At the United Kingdom’s (UK) annual Data Protection Practitioners’ Conference last month, industry and regulatory leaders gathered to discuss pressing matters in data exchange and governance. Notably, discussions were held around the newly-introduced Data Protection and Digital Information Bill (DPDIB), and its potential for reforming the UK’s data protection regime.
The bill would be enforced by the Information Commissioner’s Office (ICO), which is the UK’s independent regulatory body. Under the Bill, the ICO would be granted extensive enforcement powers, with the ability to impose maximum fines at an increased rate after issuing the organization a notice of intent. Despite the ICO’s enforcement role, Edwards reiterated the need for privacy professionals and data protection experts in all organizations as “understanding not only what the law says, but also what that means in practice, and how it relates to your customers, staff and stakeholders, remains a specialist job.” This is why, according to Edwards, “the privacy professional is the eyes and ears of an organization in that respect.”
Purpose and Measures
According to a statement by newly appointed UK Information Commissioner John Edwards, DPDIB “reflects an understanding that there are areas of red tape for business that can be reduced, while acknowledging the value of protections that give people confidence to use the products and services that power the economy and society.”
The stated purpose of the 192-page bill is to establish procedures and parameters for:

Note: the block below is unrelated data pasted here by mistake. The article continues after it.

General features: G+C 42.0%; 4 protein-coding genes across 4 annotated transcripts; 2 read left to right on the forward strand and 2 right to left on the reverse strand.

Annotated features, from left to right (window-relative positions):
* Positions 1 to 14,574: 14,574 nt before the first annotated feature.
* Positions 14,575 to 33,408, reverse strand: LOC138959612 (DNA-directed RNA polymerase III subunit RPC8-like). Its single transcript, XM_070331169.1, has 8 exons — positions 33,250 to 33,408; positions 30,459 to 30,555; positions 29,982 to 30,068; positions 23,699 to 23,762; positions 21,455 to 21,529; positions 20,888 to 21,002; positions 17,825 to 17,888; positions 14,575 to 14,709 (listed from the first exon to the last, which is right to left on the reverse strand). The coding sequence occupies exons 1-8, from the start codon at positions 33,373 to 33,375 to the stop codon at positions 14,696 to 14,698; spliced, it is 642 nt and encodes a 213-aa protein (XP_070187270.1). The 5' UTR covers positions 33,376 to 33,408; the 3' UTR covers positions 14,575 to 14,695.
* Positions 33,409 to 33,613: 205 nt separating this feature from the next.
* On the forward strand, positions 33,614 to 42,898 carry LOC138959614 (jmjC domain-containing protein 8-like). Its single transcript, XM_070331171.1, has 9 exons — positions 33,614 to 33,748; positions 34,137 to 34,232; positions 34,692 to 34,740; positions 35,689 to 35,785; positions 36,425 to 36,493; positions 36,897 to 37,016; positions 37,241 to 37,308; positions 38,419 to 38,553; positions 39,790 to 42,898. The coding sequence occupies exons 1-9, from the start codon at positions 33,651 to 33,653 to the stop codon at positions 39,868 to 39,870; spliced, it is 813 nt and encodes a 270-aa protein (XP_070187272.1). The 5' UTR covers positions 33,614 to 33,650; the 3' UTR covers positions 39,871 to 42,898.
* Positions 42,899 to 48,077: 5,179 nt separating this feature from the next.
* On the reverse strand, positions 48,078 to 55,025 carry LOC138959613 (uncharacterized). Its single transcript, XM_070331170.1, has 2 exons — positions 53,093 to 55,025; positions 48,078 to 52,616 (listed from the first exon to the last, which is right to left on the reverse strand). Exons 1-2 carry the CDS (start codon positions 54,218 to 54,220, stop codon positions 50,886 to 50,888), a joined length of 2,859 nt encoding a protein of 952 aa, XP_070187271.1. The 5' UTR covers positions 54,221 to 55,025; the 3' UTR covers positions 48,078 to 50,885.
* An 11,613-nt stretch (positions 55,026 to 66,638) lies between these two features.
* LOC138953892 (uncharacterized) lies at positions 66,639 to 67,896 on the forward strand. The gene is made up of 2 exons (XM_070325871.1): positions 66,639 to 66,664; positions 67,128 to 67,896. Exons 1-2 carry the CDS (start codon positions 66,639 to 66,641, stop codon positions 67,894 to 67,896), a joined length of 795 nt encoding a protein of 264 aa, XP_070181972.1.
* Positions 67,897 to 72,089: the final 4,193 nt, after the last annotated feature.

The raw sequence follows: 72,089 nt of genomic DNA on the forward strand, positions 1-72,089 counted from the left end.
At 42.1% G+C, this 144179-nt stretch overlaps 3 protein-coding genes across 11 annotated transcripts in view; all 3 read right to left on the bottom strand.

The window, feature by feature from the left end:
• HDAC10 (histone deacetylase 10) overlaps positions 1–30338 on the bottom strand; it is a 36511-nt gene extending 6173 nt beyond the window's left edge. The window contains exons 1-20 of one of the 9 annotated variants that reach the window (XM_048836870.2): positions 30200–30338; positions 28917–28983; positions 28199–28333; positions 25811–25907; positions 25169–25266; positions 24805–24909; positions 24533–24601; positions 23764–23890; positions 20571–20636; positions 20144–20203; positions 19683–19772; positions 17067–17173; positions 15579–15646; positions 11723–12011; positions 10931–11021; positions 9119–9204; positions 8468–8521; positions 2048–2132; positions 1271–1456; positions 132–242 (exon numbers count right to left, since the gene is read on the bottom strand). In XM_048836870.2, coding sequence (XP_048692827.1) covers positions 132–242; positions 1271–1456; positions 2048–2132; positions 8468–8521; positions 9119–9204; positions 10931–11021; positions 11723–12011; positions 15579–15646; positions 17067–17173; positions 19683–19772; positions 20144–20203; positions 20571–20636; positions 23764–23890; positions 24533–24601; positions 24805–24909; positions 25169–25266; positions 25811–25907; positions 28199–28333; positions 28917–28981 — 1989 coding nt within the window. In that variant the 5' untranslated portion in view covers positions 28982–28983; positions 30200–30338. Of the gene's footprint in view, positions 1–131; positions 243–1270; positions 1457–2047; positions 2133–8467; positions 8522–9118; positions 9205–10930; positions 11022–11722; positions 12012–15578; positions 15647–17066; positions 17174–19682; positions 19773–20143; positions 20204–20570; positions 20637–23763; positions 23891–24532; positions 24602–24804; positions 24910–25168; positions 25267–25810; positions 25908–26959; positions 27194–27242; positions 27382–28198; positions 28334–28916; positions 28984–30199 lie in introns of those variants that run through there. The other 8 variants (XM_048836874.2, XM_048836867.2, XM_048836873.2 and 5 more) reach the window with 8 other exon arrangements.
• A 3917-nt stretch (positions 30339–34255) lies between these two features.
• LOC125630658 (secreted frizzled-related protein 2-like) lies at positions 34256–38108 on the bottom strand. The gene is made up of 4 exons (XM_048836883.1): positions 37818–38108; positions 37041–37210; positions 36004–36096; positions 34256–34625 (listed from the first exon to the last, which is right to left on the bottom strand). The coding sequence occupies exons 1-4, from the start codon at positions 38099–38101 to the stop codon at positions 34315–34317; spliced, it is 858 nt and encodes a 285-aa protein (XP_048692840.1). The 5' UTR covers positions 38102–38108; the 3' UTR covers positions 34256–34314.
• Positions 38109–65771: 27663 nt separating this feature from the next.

- The processing of information related to “identified or identifiable living individuals”
- Services related to the use of information to “ascertain and verify facts about individuals”
- Accessing customer and business data
- Establishing and maintaining privacy in electronic communications
- The use of electronic signatures, seals, and other trust services
- Information disclosure for “public service” purposes
- The implementation of agreements governing information sharing with law enforcement
- The possession of birth and death registers
- Information utilized for health and social care
- Biometric data oversight
How DPDIB Can Facilitate Commissioner John Edwards
According to a statement by Matt Warman, the UK Parliament’s Minister for Media, Data and Digital Infrastructure, DPDIB’s effect will allow the UK to “realise the opportunities of responsible data use whilst maintaining the UK’s high data protection standards. The EU does not require countries to have the same rules to grant adequacy, so it is our belief that these reforms are compatible with maintaining a free flow of personal data from the European Economic Area.”
DPDIB proposes that, where a UK organization is prompted to engage in a data transfer to third countries, the Secretary of State should enforce a standard of protection to the data from a recipient country that is “not materially lower than” the standard applied to data coming from a UK-based organization. As such, Warran is hopeful that the Bill will allow UK organizations to “strike partnerships with some of the world’s fastest growing economies” and “ensure that the mechanisms to transfer personal data internationally are secure and flexible to help British businesses grow.”
ICO’s Guide to Risk Assessments
To help Uk organizations achieve adequate data protection for seamless transfers to and from other countries, ICO has released a set of tools designed to guide organizations in analyzing the potential risk impact of international data transfers. These materials are further outlined in the ICO.25—a strategic plan ICO published last month—which sets four strategic enduring objectives: “safeguard and empower people; empower responsible innovation and sustainable economic growth; promote openness, transparency and accountability; and continuously develop the ICO’s culture, capability and capacity.”
ICO intends to achieve these goals by 2025, and will publish training materials for organizations to achieve internal data protection and greater transparency for consumers. The agency will also create a database on previously provided ICO guidance and templates for privacy compliance policies. ADCG will publish these materials as they become available.
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